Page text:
LCTE participants see growth in confidence and skills
Our program for Leadership in Career & Technical Education (LCTE) wound up the school year with students discussing and practicing the soft skills needed in any workplace and learning a few of the basics of personal finance.
Held at A.W. Beattie Career Center, the final session drew participants from three career and technical centers (CTCs) in addition to Beattie, including Forbes Road, Parkway West and Steel Center.
As an exercise to see how different temperaments affect group performance, students adopted assigned personas—ranging from perfectionist to shy, know-it-all, natural leader and yes-man, among others—and competed in teams to build the highest house of cards. Some students said their assigned roles matched their personalities, while others needed to act parts far from who they really are.
Discussion afterward suggested that the two teams with the tallest structures had thought outside the box more than those whose couldn’t get theirs as high. Among other things, they’d thought to fold cards in half to make them sturdier.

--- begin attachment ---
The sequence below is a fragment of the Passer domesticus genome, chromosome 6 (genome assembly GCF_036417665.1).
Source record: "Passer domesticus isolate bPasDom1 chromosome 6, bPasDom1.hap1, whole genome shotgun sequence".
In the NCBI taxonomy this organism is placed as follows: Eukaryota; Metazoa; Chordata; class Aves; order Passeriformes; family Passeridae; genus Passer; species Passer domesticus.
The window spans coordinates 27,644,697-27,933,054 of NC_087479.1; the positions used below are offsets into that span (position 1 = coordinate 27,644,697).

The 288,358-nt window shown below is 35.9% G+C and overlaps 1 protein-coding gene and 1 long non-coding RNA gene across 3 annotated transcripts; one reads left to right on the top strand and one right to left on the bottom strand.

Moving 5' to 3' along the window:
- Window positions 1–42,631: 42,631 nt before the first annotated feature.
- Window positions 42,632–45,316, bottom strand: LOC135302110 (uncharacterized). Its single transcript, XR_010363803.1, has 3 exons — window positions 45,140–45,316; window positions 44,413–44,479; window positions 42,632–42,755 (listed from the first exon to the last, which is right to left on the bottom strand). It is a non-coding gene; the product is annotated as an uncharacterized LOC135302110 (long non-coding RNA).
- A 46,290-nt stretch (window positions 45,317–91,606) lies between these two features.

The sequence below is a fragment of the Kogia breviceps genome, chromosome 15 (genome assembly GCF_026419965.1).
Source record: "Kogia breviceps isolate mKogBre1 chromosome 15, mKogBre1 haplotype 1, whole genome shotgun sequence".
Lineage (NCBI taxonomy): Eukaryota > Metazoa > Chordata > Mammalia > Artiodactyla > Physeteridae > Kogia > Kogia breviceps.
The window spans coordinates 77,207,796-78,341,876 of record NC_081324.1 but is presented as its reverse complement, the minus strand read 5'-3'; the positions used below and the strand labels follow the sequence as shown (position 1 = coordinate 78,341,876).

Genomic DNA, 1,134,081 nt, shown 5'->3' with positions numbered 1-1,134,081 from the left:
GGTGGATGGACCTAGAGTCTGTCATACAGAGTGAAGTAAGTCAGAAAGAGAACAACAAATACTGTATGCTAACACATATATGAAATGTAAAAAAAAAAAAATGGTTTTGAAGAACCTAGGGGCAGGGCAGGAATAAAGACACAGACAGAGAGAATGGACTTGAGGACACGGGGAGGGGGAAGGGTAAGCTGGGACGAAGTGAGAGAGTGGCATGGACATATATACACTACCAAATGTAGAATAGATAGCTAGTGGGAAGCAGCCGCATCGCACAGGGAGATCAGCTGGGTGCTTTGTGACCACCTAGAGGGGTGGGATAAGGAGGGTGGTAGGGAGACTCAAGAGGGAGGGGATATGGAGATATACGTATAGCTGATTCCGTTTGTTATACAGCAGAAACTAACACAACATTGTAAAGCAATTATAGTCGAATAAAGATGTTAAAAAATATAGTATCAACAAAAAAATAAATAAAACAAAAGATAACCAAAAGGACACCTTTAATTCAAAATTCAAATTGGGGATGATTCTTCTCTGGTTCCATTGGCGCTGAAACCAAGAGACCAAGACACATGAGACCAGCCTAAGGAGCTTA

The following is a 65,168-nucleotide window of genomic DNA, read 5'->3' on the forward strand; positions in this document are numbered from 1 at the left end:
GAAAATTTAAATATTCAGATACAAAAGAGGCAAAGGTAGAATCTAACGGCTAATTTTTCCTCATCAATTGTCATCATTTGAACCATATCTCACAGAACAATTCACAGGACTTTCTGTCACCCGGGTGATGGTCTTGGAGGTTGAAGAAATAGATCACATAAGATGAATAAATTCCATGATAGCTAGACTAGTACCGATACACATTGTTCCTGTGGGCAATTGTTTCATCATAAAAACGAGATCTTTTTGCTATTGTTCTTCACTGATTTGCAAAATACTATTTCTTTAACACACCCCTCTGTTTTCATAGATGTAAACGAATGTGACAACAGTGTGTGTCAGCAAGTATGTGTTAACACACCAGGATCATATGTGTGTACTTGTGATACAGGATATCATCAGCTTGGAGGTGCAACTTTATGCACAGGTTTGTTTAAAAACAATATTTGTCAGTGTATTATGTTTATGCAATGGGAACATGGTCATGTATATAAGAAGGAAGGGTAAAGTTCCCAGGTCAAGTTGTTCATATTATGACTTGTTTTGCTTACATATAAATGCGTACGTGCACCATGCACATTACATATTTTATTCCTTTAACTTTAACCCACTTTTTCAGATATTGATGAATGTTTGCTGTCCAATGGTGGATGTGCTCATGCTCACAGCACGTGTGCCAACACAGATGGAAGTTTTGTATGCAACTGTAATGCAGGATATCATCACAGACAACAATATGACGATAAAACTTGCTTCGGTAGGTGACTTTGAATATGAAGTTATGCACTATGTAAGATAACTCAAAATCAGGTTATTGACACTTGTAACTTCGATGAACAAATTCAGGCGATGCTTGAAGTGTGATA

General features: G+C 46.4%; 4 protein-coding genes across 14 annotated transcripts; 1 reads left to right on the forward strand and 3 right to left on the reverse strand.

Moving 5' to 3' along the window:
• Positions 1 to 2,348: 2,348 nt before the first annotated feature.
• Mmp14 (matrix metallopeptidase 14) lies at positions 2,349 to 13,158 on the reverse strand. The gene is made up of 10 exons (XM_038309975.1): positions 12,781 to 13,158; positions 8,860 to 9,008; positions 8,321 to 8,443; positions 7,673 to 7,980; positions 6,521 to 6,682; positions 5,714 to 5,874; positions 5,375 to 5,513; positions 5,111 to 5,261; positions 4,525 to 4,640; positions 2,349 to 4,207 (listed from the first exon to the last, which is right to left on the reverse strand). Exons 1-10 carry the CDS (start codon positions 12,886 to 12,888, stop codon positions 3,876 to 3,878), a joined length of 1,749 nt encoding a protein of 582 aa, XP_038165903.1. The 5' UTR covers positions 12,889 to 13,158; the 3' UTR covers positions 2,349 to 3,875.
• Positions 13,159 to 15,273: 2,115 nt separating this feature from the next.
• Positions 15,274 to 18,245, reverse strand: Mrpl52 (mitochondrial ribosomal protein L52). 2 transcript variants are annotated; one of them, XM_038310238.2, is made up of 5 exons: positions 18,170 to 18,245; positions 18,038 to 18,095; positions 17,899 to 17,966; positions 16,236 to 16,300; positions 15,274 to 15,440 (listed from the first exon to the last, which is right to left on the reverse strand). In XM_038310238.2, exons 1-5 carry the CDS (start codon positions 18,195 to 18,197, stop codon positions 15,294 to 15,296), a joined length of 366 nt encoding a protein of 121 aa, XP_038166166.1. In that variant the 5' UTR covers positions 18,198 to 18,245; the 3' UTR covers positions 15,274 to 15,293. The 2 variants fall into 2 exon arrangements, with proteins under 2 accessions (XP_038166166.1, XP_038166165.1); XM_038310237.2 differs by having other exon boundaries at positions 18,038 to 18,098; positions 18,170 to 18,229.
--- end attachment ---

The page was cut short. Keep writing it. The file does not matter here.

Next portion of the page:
In addition, student role played various common workplace scenarios, demonstrating how they’d resolve different kinds of tensions, like confronting a colleague whose conduct would result in dismissal.
Students said they’d grown through the program in numerous ways.
“I never talked in class before,” said Sarah, a senior at Steel Center. “But I do now.” She said she’d even built the confidence to participate in learning sessions her school gives to eighth-graders who might want to consider taking classes at the CTC.
Another participant said the program had expanded her understanding of personal finance. “Nobody else teaches you any of this, like about credit or getting a mortgage.”
Alex, a senior at Forbes Road said she’s found the leadership training has helped her contribute more in the part-time job she’s doing with a landscaper.
“It’s really helped me with communication,” she said “I’ve been able to speak up and offer ideas. They’ve even used some of them.
“I wish more kids could come to this,” Alex added. “It’s really been good for building skills.”